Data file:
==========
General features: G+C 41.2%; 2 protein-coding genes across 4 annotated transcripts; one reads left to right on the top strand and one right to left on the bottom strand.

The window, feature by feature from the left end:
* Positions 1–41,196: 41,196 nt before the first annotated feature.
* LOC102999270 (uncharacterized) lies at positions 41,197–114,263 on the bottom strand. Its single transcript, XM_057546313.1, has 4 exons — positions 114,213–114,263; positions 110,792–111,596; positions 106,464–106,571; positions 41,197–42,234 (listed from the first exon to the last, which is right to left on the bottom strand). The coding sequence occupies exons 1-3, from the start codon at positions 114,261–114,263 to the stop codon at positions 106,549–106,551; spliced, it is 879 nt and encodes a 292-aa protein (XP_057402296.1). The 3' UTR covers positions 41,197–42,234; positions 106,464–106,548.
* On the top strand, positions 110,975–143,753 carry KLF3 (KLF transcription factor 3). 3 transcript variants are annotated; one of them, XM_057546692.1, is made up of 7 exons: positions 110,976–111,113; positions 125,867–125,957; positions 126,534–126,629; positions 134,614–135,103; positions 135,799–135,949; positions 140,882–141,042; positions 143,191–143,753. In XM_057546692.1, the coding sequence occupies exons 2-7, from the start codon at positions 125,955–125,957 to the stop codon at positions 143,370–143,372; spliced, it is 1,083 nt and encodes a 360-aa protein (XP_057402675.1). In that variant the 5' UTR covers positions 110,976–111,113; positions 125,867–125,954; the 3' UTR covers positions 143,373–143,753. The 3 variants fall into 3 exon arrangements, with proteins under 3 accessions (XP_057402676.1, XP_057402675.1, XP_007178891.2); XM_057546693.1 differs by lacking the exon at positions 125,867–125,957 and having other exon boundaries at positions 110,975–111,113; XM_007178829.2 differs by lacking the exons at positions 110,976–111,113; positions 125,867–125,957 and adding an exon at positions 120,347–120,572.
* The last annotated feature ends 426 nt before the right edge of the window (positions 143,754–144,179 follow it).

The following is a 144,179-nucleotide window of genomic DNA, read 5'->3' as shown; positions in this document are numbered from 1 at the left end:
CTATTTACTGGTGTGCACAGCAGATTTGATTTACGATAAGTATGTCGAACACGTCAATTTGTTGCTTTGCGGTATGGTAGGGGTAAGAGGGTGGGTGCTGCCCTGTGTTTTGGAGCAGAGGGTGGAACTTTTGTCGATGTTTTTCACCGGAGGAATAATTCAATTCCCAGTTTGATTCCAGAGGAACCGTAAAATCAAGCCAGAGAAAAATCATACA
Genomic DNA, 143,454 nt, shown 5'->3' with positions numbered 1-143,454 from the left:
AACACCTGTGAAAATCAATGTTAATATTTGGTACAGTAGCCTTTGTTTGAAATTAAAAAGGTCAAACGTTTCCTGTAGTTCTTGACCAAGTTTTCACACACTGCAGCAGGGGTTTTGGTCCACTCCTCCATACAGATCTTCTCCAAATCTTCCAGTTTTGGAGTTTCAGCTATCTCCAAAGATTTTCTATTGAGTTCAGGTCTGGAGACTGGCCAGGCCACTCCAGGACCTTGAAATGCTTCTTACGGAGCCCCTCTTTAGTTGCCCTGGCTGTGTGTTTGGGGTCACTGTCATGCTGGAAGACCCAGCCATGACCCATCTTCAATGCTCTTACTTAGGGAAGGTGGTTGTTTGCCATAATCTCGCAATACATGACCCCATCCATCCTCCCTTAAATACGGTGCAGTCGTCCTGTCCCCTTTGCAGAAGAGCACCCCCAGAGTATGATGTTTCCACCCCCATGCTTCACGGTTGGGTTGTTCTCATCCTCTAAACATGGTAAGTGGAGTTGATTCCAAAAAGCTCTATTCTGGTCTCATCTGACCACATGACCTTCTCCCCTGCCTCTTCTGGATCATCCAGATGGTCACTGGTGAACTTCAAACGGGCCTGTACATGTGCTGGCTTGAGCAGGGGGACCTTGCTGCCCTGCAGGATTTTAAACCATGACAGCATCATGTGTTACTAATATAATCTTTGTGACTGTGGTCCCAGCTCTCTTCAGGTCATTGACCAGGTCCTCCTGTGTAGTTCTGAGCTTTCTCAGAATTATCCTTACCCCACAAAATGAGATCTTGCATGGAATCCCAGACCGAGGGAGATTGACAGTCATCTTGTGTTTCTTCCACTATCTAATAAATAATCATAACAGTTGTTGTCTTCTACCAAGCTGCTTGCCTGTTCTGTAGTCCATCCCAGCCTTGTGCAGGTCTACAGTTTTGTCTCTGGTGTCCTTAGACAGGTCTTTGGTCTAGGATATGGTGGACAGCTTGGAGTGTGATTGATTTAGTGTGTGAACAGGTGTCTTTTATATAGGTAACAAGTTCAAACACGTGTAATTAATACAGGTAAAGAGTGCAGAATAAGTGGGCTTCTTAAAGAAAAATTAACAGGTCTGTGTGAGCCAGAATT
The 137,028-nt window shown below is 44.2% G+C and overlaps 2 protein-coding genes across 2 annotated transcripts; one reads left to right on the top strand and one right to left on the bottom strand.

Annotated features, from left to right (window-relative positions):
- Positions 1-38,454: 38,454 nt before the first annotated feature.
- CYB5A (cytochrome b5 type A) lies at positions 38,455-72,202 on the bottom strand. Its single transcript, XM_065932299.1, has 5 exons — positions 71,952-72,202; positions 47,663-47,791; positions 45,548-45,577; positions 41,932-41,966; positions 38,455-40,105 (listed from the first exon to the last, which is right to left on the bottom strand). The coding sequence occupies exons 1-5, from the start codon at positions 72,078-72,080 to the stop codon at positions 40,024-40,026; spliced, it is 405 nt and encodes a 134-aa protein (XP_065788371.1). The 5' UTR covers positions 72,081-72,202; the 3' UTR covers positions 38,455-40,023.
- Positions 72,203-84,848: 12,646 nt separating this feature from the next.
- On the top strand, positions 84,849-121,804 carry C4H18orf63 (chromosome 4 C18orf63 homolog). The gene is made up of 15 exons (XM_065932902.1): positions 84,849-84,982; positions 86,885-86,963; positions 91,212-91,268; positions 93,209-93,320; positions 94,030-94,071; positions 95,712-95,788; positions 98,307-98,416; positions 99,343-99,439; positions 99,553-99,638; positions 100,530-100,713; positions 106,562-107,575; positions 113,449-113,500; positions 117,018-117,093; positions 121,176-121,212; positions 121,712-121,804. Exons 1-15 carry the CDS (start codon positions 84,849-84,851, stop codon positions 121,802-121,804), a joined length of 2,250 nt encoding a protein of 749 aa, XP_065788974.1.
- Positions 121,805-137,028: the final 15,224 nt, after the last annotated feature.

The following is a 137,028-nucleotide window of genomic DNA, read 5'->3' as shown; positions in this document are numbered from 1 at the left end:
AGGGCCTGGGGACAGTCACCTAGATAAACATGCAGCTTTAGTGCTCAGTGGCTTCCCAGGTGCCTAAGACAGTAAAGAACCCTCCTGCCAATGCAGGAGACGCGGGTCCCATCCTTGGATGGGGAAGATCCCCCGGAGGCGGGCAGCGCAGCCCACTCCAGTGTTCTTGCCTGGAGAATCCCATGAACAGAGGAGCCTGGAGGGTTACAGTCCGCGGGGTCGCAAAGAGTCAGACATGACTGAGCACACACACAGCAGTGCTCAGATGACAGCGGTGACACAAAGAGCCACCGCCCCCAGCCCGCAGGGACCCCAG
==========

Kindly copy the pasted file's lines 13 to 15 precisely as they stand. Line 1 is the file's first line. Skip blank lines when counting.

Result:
- Positions 1-38,454: 38,454 nt before the first annotated feature.
- CYB5A (cytochrome b5 type A) lies at positions 38,455-72,202 on the bottom strand. Its single transcript, XM_065932299.1, has 5 exons — positions 71,952-72,202; positions 47,663-47,791; positions 45,548-45,577; positions 41,932-41,966; positions 38,455-40,105 (listed from the first exon to the last, which is right to left on the bottom strand). The coding sequence occupies exons 1-5, from the start codon at positions 72,078-72,080 to the stop codon at positions 40,024-40,026; spliced, it is 405 nt and encodes a 134-aa protein (XP_065788371.1). The 5' UTR covers positions 72,081-72,202; the 3' UTR covers positions 38,455-40,023.
- Positions 72,203-84,848: 12,646 nt separating this feature from the next.